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I'm trying to add a method to Element.prototype that would call the user function with the same this as the current object, via the system setTimeout(). My implementation looks as follows:

Element.prototype.timeout =
    function (func, delay)
    {
        var that = this;
        return setTimeout(function () { func.call(that) }, delay);
    }

Is there a more efficient or elegant way of doing this?

(no jQuery please)

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2 Answers 2

up vote 1 down vote accepted

If you really want to avoid lambda function, you can do something like:

Function.prototype.delay = function (delay, context) {
  this.self = context;
  this.args = Array.prototype.slice.call(arguments, 2);
  return setTimeout(this, delay);
};

(function () {
  var self = arguments.callee.self || this;
  var args = arguments.callee.args || Array.prototype.slice.call(arguments);
  alert(args[0]);
}).delay(1500, null, 42);

But it's quite ugly to do that.

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Not terribly practical but at least creative :) thanks –  mojuba Aug 31 '12 at 14:00
1  
@mojuba I recently discover Function.prototype.bind method, which provide partial apply (Javascript 1.8.5 but with workaround) let see: developer.mozilla.org/en-US/docs/JavaScript/Reference/… So, you can write: setTimeout((function (value) { alert(value); }).bind(null, 42), 1000); –  nkt Oct 16 '12 at 15:55
    
great, thanks a lot! –  mojuba Oct 16 '12 at 17:38

The only other thing I can think of it to just make it a utility function like this that you could use with any function or method on any object:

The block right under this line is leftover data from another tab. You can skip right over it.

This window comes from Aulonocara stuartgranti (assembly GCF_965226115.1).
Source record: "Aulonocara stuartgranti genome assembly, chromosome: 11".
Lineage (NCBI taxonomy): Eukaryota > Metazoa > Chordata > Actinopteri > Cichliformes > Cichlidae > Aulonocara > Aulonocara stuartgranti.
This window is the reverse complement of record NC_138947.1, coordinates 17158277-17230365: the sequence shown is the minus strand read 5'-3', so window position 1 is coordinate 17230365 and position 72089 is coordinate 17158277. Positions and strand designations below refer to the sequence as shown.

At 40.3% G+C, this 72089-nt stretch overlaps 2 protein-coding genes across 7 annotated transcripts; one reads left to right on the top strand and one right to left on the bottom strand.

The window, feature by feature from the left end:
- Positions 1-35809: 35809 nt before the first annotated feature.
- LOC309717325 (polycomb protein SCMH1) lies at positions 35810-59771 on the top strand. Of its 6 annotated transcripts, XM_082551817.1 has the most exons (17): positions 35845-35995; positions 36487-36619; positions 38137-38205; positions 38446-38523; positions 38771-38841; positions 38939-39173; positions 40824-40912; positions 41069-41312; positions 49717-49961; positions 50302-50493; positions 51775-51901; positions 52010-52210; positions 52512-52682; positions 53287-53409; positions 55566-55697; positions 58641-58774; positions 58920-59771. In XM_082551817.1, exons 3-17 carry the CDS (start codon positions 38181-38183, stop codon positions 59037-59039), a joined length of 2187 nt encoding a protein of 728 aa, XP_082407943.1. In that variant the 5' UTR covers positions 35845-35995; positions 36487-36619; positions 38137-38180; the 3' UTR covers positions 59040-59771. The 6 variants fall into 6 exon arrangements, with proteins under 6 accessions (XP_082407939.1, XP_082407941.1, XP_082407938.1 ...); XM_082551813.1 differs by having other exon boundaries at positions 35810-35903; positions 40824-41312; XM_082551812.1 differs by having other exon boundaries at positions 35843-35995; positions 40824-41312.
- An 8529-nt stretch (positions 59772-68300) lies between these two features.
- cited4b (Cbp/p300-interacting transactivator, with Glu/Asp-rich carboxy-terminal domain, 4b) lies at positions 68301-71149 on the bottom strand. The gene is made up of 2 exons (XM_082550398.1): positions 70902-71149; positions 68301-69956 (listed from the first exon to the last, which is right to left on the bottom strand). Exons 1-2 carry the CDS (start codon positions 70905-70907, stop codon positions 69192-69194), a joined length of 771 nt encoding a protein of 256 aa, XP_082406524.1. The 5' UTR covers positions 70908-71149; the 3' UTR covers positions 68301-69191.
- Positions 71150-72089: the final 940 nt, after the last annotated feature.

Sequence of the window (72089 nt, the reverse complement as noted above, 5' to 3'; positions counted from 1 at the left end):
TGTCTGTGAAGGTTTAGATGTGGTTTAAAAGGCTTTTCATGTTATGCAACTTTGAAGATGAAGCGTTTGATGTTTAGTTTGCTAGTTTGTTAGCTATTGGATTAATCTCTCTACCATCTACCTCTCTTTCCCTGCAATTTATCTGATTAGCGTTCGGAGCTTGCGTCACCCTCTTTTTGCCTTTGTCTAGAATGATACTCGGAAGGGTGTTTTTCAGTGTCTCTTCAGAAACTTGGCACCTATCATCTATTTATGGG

function delayMethod(obj, method, delay) {
    setTimeout(function() {
        method.call(obj);
    }, delay);
}

or, a bit more extensible with a variable number of arguments:

function delayMethod(obj, method, delay /* args to method go here */) {
    var args = [].slice.call(arguments, 3);
    setTimeout(function() {
        method.apply(obj, args);
    }, delay);
}
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I see, but can it be more efficient? I doubt it. –  mojuba Aug 31 '12 at 0:44
    
There's no meaningful difference in efficiency. What does "efficiency" mean with a delayed execution function? What do you want to be more efficient? –  jfriend00 Aug 31 '12 at 0:46
    
For example, to eliminate the extra anonymous function. But no, looks like there is no way in this situation. –  mojuba Aug 31 '12 at 1:02
    
You cannot eliminate the extra function unless you want to just do a straight function call without setting this and without passing arguments because all setTimeout() knows how to do by itself is do a straight function call. –  jfriend00 Aug 31 '12 at 1:05

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